Unemployment Falls to Lowest Rate Since 2000 Despite Smaller than Expected Jobs Gains in April

Donald Trump
The Associated Press

The U.S. economy added 164,000 jobs in April and unemployment ticked down to 3.9 percent, the lowest since before the bursting of the tech bubble at the end of the last century.

Economists had forecast nonfarm payrolls to grow by 192,000 and unemployment to tick down from 4.1 percent to 4.0 percent, according to Thomson Reuters. The unemployment rate had been stuck at 4.1 percent for sixth months.

April’s employment report showed that hiring has snapped back from a particularly weak March when the economy added just 135,000 jobs, according to the revised figure released Friday. Initially, March was reported to have added just 103,000 jobs. March’s weakness was likely due to harsh weather and payback from a particularly strong hiring month in February, which added 324,000 jobs after Friday’s revisions.

The upward revision of March’s numbers may help explain why April’s numbers fell short of expectations. The 30,000 or so jobs that weren’t created in April were actually created earlier in the year.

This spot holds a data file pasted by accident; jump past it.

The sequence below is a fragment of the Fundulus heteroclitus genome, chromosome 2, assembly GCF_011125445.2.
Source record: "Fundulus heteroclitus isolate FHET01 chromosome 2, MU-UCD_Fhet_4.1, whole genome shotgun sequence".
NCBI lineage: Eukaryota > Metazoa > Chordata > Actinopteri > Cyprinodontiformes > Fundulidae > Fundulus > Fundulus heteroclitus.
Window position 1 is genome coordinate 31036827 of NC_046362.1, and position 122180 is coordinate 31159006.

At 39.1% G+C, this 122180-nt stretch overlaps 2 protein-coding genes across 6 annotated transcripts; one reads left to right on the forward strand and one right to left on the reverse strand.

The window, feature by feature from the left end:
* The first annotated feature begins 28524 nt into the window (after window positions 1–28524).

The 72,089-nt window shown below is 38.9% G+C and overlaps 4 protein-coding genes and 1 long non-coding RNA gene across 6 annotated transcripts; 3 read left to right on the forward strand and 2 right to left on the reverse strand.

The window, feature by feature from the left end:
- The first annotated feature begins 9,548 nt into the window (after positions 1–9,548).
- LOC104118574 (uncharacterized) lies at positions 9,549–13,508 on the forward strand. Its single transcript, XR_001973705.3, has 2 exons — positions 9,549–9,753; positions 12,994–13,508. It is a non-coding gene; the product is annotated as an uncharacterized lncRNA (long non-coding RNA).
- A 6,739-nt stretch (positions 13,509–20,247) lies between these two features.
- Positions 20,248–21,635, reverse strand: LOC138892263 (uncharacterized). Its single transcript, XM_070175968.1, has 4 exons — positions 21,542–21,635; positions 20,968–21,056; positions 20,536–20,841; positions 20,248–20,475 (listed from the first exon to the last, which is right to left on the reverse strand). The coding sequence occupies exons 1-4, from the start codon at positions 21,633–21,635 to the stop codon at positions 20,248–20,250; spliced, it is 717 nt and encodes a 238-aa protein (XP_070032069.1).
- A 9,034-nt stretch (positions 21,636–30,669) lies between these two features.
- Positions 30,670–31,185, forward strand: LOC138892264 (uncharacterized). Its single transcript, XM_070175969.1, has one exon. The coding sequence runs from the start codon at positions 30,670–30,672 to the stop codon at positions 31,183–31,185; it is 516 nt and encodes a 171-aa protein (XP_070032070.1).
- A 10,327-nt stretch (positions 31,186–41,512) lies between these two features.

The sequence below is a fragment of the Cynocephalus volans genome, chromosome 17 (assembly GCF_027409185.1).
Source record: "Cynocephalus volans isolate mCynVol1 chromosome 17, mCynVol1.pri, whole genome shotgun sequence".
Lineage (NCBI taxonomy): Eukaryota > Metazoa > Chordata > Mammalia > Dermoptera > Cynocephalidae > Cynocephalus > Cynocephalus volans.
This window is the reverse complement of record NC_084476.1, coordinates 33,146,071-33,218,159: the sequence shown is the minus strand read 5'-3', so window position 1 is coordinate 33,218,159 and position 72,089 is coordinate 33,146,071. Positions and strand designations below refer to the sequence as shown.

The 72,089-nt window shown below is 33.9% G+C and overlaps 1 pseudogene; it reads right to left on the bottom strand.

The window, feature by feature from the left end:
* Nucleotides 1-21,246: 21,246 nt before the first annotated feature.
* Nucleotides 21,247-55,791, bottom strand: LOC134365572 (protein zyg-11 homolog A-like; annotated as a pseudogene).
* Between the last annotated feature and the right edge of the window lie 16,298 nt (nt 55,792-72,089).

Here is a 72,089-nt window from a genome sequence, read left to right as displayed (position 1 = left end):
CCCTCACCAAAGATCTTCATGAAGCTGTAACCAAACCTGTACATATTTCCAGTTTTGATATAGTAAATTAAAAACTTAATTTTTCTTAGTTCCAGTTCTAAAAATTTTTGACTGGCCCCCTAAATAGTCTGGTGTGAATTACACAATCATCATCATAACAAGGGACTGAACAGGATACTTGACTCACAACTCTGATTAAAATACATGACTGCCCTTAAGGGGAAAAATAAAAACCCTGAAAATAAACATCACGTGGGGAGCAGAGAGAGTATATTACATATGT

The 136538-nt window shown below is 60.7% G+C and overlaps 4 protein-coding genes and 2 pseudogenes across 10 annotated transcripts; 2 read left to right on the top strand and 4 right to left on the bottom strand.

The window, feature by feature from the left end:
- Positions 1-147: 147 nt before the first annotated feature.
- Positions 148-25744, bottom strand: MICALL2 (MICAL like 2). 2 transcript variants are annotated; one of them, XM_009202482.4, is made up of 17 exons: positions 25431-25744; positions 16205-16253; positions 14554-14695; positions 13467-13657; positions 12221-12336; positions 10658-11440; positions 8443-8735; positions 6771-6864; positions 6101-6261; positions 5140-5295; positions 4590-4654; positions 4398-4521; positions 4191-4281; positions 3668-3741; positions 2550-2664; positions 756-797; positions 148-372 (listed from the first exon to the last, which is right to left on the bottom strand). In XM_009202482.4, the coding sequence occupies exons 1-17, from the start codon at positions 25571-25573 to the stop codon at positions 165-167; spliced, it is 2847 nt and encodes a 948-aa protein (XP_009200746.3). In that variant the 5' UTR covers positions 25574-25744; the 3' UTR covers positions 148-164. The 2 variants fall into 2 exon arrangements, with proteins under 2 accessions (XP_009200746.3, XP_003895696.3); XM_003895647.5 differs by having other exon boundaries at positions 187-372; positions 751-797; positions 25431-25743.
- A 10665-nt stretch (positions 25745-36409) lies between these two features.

The black unemployment rate fell to a seasonally adjusted 6.6 percent, the lowest figure on record. Because the white unemployment rate remained unchanged at 3.6 percent, the gap between white and black unemployment narrowed.

Job growth was broad-based. Professional services, manufacturing, mining, and health care all added jobs. Manufacturing saw employment grow by 24,000 jobs. Over the past 12 months, manufacturing has added 245,000 jobs.

Wage growth was weaker than expected, indicating that wages rose at the equivalent of an annualized rate of 2.6 percent. Economists had expected a 2.7 percent rate, according to Thomson Reuters. The level of wage growth is considered an important factor in attracting Americans to return to the workforce.

The long-term post-World War II average unemployment rate in the United States is 5.78 percent.

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